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The following question is driving me bananas.
I am given a split extension
$0 \to \mathbb{Z}/n\mathbb{Z} \to (\mathbb{Z}/m\mathbb{Z})\ltimes (\mathbb{Z}/n\mathbb{Z})\to \mathbb{Z}/m\mathbb{Z}\to 0,$
with $m,n>2$ natural numbers, and an element $x\in \mathbb{Z}/n\mathbb{Z}$ satisfying $x^m=1$ but $x^j\neq 1$ for $j < m$. Multiplication by $x$ corresponds to the conjugation action of $\mathbb{Z}/m\mathbb{Z}$. I know also that $ 1 - x $ is a unit. I inject $\mathbb{Z}/n\mathbb{Z}$ into $\mathbb{Z}/n^2\mathbb{Z}$ by mapping the generator $1\in \mathbb{Z}/n\mathbb{Z}$ to $1\in \mathbb{Z}/n^2\mathbb{Z}$, then $2\in \mathbb{Z}/n\mathbb{Z}$ to $2\in \mathbb{Z}/n^2\mathbb{Z}$, etc. Call this mapping ι.

What is the order of $(\iota x)^m-1$ in $\mathbb{Z}/n^2\mathbb{Z}$?

Based on naive calculations and on an optimistic temprament, I'm tempted to guess that it is exactly $n$. A certain topological quantity which I'm working with is naturally an element of the ideal generated by $\frac{(\iota x)^m-1}{n}\bmod n$ in $\mathbb{Z}/n\mathbb{Z}$ (I think), and it would be so much more elegant if I knew this ideal to be all of $\mathbb{Z}/n\mathbb{Z}$.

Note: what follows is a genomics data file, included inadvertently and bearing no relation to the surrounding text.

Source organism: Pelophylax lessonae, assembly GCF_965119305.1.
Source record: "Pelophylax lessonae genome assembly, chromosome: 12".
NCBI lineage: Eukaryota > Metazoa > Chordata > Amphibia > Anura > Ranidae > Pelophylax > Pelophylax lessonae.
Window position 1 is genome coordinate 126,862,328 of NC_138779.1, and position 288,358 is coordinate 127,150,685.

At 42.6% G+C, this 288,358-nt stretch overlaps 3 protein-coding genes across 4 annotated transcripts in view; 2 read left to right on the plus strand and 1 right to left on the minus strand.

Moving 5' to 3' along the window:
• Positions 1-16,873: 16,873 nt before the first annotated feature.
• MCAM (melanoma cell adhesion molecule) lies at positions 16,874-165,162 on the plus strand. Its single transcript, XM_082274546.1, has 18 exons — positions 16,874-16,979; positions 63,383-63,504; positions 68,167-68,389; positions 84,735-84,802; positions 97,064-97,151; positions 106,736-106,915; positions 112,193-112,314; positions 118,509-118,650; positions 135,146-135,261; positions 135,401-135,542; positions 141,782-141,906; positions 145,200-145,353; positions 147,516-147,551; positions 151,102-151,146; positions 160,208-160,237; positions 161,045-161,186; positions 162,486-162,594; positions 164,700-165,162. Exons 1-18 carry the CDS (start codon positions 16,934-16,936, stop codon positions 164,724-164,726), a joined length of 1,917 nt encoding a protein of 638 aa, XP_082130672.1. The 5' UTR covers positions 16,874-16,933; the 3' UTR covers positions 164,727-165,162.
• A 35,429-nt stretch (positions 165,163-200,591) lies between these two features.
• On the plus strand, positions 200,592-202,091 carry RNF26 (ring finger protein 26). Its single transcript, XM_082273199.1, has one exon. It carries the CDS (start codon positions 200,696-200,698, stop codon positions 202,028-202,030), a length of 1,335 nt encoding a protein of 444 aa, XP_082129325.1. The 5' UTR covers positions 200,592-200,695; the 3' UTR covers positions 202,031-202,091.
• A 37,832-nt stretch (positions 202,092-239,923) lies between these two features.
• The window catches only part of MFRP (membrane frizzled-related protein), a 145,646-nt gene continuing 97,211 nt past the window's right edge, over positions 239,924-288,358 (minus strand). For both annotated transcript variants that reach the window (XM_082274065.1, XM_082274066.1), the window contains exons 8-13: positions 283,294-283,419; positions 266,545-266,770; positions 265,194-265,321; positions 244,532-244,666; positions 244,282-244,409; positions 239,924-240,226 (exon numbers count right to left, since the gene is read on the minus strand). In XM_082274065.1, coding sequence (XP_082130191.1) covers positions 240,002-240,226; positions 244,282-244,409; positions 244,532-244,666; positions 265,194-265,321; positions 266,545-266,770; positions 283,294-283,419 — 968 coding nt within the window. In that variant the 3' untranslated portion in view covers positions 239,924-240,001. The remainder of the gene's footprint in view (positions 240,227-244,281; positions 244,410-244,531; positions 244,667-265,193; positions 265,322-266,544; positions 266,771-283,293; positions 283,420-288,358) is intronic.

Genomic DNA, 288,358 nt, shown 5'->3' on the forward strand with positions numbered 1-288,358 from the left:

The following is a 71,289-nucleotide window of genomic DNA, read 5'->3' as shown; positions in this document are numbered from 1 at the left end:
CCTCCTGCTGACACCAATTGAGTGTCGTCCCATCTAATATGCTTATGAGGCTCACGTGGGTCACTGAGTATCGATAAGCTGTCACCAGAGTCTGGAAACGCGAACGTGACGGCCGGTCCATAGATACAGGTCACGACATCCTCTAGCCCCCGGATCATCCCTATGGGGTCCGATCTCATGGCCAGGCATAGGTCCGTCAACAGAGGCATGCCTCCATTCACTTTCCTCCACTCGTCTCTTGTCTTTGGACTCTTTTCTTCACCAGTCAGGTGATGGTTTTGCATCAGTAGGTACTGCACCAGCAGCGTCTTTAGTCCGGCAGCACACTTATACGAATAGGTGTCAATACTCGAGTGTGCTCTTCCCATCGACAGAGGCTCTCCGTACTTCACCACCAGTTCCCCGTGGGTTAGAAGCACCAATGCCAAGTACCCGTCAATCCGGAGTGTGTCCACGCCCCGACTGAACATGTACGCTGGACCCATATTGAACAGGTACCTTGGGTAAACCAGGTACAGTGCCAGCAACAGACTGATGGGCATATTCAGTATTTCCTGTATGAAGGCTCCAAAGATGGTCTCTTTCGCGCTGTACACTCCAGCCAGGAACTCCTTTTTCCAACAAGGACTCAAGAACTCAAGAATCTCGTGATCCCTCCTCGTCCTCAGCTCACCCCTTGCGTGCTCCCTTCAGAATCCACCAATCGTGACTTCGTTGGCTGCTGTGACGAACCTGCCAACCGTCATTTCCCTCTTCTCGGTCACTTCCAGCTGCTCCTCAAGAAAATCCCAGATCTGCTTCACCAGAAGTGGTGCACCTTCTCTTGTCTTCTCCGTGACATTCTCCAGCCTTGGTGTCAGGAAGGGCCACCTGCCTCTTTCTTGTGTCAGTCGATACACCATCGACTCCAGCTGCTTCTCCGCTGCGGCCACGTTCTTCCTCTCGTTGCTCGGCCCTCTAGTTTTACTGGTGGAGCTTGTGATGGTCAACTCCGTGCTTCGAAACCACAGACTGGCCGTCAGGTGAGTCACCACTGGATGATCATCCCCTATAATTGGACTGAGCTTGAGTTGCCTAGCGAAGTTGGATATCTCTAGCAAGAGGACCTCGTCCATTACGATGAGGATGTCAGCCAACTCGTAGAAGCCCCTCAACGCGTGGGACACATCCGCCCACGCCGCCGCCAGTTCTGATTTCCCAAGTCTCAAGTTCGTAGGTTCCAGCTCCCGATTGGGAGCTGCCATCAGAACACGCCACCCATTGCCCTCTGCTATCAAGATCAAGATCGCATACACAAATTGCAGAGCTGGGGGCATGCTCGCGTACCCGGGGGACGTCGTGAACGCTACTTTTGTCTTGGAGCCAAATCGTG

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If I understand the notation and question correctly, $x=2, n=3511, m=ord_n(x)=1755=ord_{n^2}(x)$ is a counter example to your guess. See wikipedia for more on Wiefrich primes and generalizations. –  Dror Speiser Oct 24 '10 at 22:08
    
I inject $\mathbb{Z}/n\mathbb{Z}$ into $\mathbb{Z}/n^2\mathbb{Z}$ by mapping the generator $1\in \mathbb{Z}/n\mathbb{Z}$ to $1\in \mathbb{Z}/n^2\mathbb{Z}$, then $2\in \mathbb{Z}/n\mathbb{Z}$ to $2\in \mathbb{Z}/n^2\mathbb{Z}$, etc. Call this mapping ι. Is this an embedding of groups ? –  Chandan Singh Dalawat Oct 25 '10 at 5:13
    
@Chandan Sinh Dalawat: $\{0,1,\ldots,n-1\}$ isn't a subgroup of $\mathbb{Z}/n^2\mathbb{Z}$ under addition. This is just an injection. @Dror Thanks! That sucks though... –  Daniel Moskovich Oct 25 '10 at 12:05
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up vote 2 down vote accepted

Dror Speiser provides a counterexample in a comment:

$x=2$, $n=3511$, $m= \mathrm{ord}_n(x)=1755= \mathrm{ord}_{n^2}(x)$. See wikipedia for more on Wiefrich primes and generalizations.
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